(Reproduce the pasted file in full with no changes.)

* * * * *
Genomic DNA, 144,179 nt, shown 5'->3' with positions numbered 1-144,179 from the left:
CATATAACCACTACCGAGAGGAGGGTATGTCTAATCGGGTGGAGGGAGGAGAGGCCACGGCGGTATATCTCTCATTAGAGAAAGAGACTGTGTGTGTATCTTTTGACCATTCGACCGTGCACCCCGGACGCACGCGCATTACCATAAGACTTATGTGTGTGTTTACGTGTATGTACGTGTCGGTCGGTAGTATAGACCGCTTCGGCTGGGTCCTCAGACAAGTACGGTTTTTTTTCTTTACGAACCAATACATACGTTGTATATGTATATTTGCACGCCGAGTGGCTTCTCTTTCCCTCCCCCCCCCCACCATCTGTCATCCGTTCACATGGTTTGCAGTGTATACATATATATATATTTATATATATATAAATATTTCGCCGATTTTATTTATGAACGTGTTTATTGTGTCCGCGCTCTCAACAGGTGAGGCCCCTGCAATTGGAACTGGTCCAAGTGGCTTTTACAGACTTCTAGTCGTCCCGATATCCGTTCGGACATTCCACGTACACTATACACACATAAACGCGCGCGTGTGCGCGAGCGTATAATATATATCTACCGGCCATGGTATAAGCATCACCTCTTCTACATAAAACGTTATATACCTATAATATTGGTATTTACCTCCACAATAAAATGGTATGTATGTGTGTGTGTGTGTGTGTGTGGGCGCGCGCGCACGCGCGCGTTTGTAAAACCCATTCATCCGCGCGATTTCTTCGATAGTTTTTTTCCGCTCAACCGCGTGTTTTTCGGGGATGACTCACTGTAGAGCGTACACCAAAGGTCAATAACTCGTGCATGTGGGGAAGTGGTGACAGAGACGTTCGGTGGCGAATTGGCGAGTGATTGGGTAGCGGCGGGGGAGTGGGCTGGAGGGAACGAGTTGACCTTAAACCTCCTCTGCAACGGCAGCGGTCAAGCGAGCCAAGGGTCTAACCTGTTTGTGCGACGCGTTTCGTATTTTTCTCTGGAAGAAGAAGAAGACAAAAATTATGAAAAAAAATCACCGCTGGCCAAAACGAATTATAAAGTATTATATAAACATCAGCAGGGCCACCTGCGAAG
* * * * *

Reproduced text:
Genomic DNA, 144,179 nt, shown 5'->3' with positions numbered 1-144,179 from the left:
CATATAACCACTACCGAGAGGAGGGTATGTCTAATCGGGTGGAGGGAGGAGAGGCCACGGCGGTATATCTCTCATTAGAGAAAGAGACTGTGTGTGTATCTTTTGACCATTCGACCGTGCACCCCGGACGCACGCGCATTACCATAAGACTTATGTGTGTGTTTACGTGTATGTACGTGTCGGTCGGTAGTATAGACCGCTTCGGCTGGGTCCTCAGACAAGTACGGTTTTTTTTCTTTACGAACCAATACATACGTTGTATATGTATATTTGCACGCCGAGTGGCTTCTCTTTCCCTCCCCCCCCCCACCATCTGTCATCCGTTCACATGGTTTGCAGTGTATACATATATATATATTTATATATATATAAATATTTCGCCGATTTTATTTATGAACGTGTTTATTGTGTCCGCGCTCTCAACAGGTGAGGCCCCTGCAATTGGAACTGGTCCAAGTGGCTTTTACAGACTTCTAGTCGTCCCGATATCCGTTCGGACATTCCACGTACACTATACACACATAAACGCGCGCGTGTGCGCGAGCGTATAATATATATCTACCGGCCATGGTATAAGCATCACCTCTTCTACATAAAACGTTATATACCTATAATATTGGTATTTACCTCCACAATAAAATGGTATGTATGTGTGTGTGTGTGTGTGTGTGGGCGCGCGCGCACGCGCGCGTTTGTAAAACCCATTCATCCGCGCGATTTCTTCGATAGTTTTTTTCCGCTCAACCGCGTGTTTTTCGGGGATGACTCACTGTAGAGCGTACACCAAAGGTCAATAACTCGTGCATGTGGGGAAGTGGTGACAGAGACGTTCGGTGGCGAATTGGCGAGTGATTGGGTAGCGGCGGGGGAGTGGGCTGGAGGGAACGAGTTGACCTTAAACCTCCTCTGCAACGGCAGCGGTCAAGCGAGCCAAGGGTCTAACCTGTTTGTGCGACGCGTTTCGTATTTTTCTCTGGAAGAAGAAGAAGACAAAAATTATGAAAAAAAATCACCGCTGGCCAAAACGAATTATAAAGTATTATATAAACATCAGCAGGGCCACCTGCGAAG